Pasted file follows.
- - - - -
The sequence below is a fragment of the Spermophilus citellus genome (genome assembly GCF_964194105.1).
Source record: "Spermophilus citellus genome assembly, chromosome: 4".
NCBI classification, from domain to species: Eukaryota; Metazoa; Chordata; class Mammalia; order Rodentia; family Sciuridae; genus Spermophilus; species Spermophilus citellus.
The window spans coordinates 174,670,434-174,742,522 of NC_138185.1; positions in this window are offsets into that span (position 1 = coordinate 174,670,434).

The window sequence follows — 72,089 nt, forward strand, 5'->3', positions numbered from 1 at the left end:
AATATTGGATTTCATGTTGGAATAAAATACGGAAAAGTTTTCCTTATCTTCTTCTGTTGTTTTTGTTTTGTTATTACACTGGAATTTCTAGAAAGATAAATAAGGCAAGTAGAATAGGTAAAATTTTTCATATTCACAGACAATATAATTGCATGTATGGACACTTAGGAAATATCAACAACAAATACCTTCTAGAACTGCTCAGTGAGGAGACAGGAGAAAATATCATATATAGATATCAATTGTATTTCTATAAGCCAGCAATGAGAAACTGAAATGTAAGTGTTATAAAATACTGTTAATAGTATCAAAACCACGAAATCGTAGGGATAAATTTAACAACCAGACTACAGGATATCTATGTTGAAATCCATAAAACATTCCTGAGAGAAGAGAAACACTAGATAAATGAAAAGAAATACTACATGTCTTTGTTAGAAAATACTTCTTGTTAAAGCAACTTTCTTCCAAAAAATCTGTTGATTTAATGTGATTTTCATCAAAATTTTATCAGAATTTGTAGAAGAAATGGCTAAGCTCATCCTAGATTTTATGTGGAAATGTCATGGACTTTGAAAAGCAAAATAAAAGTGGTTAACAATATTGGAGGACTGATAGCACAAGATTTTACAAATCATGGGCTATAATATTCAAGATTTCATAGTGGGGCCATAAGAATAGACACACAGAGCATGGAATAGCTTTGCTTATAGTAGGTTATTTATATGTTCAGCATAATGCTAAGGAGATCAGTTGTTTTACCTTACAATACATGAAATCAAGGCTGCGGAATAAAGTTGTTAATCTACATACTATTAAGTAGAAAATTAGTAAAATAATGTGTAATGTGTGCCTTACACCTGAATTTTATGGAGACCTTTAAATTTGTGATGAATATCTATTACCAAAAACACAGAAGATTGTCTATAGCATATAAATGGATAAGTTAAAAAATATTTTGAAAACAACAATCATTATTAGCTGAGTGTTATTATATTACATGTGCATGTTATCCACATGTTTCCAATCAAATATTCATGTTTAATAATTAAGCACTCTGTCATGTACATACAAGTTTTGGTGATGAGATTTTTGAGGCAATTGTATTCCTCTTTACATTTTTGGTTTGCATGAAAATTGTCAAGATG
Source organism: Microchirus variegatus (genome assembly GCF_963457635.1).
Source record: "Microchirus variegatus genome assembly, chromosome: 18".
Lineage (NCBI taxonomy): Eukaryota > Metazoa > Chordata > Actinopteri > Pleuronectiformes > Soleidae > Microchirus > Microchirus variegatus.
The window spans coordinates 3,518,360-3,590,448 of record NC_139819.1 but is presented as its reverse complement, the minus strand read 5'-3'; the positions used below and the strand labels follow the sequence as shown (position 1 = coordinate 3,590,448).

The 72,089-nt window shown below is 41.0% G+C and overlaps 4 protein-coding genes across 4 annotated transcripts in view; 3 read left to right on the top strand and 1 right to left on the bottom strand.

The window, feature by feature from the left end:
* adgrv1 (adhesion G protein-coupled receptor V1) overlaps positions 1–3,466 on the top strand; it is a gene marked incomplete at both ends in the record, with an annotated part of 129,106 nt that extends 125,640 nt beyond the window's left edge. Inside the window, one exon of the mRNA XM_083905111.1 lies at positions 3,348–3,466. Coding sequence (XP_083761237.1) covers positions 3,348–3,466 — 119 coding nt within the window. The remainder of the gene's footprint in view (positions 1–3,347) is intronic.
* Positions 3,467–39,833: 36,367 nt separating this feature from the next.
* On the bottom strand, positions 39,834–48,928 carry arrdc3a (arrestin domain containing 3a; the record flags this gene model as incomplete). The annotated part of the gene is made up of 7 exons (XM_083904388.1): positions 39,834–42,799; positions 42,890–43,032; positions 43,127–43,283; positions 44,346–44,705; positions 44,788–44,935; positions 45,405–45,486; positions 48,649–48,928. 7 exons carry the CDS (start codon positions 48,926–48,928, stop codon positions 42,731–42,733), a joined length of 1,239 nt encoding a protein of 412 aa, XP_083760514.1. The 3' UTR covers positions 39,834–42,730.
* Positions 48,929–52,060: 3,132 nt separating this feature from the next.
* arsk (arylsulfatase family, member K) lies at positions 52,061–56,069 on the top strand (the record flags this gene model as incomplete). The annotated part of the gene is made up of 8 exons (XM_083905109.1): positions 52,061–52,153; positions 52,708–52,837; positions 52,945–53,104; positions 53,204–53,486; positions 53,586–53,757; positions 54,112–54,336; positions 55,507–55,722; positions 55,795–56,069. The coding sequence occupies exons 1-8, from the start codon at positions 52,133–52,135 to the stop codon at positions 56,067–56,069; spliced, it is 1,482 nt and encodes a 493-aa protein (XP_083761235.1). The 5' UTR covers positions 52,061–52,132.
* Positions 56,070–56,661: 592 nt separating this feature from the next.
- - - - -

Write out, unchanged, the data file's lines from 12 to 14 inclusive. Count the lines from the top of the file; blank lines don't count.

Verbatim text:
The window, feature by feature from the left end:
* adgrv1 (adhesion G protein-coupled receptor V1) overlaps positions 1–3,466 on the top strand; it is a gene marked incomplete at both ends in the record, with an annotated part of 129,106 nt that extends 125,640 nt beyond the window's left edge. Inside the window, one exon of the mRNA XM_083905111.1 lies at positions 3,348–3,466. Coding sequence (XP_083761237.1) covers positions 3,348–3,466 — 119 coding nt within the window. The remainder of the gene's footprint in view (positions 1–3,347) is intronic.
* Positions 3,467–39,833: 36,367 nt separating this feature from the next.